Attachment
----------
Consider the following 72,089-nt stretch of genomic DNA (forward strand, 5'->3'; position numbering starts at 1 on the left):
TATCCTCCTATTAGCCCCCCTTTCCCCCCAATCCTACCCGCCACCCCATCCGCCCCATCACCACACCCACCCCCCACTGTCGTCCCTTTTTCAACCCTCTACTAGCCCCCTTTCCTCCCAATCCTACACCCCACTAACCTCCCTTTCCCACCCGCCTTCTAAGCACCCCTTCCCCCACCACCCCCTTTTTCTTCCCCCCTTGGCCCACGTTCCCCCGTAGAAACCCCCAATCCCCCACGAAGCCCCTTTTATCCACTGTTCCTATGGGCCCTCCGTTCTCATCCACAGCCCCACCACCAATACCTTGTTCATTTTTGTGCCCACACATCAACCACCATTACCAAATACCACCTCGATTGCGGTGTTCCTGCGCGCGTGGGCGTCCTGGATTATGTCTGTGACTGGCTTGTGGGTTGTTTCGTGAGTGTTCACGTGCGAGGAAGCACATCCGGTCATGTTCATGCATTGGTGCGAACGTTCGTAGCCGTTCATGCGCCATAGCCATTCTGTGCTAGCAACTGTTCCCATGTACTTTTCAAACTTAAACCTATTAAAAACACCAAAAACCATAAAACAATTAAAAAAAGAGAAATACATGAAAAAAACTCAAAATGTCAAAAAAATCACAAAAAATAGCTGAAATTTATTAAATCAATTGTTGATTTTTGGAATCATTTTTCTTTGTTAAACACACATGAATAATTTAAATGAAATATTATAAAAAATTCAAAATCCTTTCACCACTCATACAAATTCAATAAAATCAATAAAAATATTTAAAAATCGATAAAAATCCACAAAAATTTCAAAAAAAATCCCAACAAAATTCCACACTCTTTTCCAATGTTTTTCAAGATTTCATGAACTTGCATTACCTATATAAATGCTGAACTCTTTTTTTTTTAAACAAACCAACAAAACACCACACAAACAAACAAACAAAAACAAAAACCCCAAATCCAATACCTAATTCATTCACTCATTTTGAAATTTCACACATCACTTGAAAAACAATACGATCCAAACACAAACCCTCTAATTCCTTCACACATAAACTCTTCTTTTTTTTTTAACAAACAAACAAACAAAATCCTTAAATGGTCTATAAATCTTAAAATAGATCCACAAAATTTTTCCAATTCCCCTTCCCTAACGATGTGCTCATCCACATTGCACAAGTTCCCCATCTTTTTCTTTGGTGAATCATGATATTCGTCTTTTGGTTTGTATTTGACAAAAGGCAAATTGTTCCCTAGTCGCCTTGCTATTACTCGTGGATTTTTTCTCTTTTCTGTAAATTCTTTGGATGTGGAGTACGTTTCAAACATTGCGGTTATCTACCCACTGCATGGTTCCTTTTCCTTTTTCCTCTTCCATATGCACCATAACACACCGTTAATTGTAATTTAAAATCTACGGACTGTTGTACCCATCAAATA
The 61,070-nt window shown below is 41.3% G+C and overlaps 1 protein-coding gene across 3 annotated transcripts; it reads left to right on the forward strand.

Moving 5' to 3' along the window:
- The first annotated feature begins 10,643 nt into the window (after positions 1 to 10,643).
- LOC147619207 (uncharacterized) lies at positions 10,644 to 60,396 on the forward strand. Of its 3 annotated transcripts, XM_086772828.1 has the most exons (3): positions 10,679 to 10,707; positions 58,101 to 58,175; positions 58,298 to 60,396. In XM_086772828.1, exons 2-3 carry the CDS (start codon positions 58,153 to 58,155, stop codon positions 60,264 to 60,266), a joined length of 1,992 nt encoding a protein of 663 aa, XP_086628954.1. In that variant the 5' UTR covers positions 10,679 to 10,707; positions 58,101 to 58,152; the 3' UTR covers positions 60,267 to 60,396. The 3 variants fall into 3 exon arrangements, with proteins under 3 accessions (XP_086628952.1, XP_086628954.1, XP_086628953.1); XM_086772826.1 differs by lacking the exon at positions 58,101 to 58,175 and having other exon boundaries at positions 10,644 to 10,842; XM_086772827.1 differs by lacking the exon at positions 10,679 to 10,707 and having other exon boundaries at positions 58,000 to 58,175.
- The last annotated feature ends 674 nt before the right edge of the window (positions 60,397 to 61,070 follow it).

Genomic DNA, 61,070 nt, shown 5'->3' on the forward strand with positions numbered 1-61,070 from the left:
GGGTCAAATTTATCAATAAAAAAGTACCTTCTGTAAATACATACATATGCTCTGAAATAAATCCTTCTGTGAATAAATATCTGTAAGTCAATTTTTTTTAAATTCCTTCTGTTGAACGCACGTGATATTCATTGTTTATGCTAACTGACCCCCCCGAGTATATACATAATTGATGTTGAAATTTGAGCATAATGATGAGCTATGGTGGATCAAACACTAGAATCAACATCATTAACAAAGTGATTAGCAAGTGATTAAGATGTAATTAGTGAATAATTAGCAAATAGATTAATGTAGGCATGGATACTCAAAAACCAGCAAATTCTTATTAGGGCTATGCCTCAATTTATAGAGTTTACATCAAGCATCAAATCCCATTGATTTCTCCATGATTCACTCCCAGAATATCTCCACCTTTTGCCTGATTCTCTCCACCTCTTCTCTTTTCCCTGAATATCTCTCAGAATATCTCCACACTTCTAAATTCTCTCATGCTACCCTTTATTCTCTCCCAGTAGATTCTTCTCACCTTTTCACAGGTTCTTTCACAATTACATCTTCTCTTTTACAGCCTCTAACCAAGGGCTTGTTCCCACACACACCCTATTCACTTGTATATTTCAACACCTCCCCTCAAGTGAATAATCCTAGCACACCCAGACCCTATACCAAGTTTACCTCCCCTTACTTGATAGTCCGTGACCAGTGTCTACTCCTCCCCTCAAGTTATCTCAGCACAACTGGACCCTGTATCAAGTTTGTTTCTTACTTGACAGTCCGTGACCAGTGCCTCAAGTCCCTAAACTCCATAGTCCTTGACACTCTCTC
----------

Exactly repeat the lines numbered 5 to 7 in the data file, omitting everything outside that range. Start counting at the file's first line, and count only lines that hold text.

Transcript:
- The first annotated feature begins 10,643 nt into the window (after positions 1 to 10,643).
- LOC147619207 (uncharacterized) lies at positions 10,644 to 60,396 on the forward strand. Of its 3 annotated transcripts, XM_086772828.1 has the most exons (3): positions 10,679 to 10,707; positions 58,101 to 58,175; positions 58,298 to 60,396. In XM_086772828.1, exons 2-3 carry the CDS (start codon positions 58,153 to 58,155, stop codon positions 60,264 to 60,266), a joined length of 1,992 nt encoding a protein of 663 aa, XP_086628954.1. In that variant the 5' UTR covers positions 10,679 to 10,707; positions 58,101 to 58,152; the 3' UTR covers positions 60,267 to 60,396. The 3 variants fall into 3 exon arrangements, with proteins under 3 accessions (XP_086628952.1, XP_086628954.1, XP_086628953.1); XM_086772826.1 differs by lacking the exon at positions 58,101 to 58,175 and having other exon boundaries at positions 10,644 to 10,842; XM_086772827.1 differs by lacking the exon at positions 10,679 to 10,707 and having other exon boundaries at positions 58,000 to 58,175.
- The last annotated feature ends 674 nt before the right edge of the window (positions 60,397 to 61,070 follow it).